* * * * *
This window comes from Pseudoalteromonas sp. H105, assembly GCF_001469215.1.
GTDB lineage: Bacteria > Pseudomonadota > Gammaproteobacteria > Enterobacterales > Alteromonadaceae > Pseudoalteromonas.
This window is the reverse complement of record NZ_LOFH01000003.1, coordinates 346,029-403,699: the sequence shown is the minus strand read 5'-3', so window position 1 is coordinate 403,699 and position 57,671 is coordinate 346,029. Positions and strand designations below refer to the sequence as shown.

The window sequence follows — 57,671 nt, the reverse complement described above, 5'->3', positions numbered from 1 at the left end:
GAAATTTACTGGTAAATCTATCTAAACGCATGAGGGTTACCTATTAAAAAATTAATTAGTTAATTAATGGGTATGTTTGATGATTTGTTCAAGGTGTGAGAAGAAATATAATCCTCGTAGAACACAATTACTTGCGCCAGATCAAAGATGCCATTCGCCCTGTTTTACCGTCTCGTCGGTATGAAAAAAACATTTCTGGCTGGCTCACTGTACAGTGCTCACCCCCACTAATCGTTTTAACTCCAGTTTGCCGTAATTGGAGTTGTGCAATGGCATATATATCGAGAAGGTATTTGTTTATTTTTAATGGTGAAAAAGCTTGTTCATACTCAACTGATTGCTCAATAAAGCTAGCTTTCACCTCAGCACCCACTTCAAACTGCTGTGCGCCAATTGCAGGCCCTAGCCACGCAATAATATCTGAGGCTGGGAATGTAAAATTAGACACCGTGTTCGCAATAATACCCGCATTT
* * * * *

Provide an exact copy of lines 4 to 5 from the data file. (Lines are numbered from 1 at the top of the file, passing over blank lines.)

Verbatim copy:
The window sequence follows — 57,671 nt, the reverse complement described above, 5'->3', positions numbered from 1 at the left end:
GAAATTTACTGGTAAATCTATCTAAACGCATGAGGGTTACCTATTAAAAAATTAATTAGTTAATTAATGGGTATGTTTGATGATTTGTTCAAGGTGTGAGAAGAAATATAATCCTCGTAGAACACAATTACTTGCGCCAGATCAAAGATGCCATTCGCCCTGTTTTACCGTCTCGTCGGTATGAAAAAAACATTTCTGGCTGGCTCACTGTACAGTGCTCACCCCCACTAATCGTTTTAACTCCAGTTTGCCGTAATTGGAGTTGTGCAATGGCATATATATCGAGAAGGTATTTGTTTATTTTTAATGGTGAAAAAGCTTGTTCATACTCAACTGATTGCTCAATAAAGCTAGCTTTCACCTCAGCACCCACTTCAAACTGCTGTGCGCCAATTGCAGGCCCTAGCCACGCAATAATATCTGAGGCTGGGAATGTAAAATTAGACACCGTGTTCGCAATAATACCCGCATTT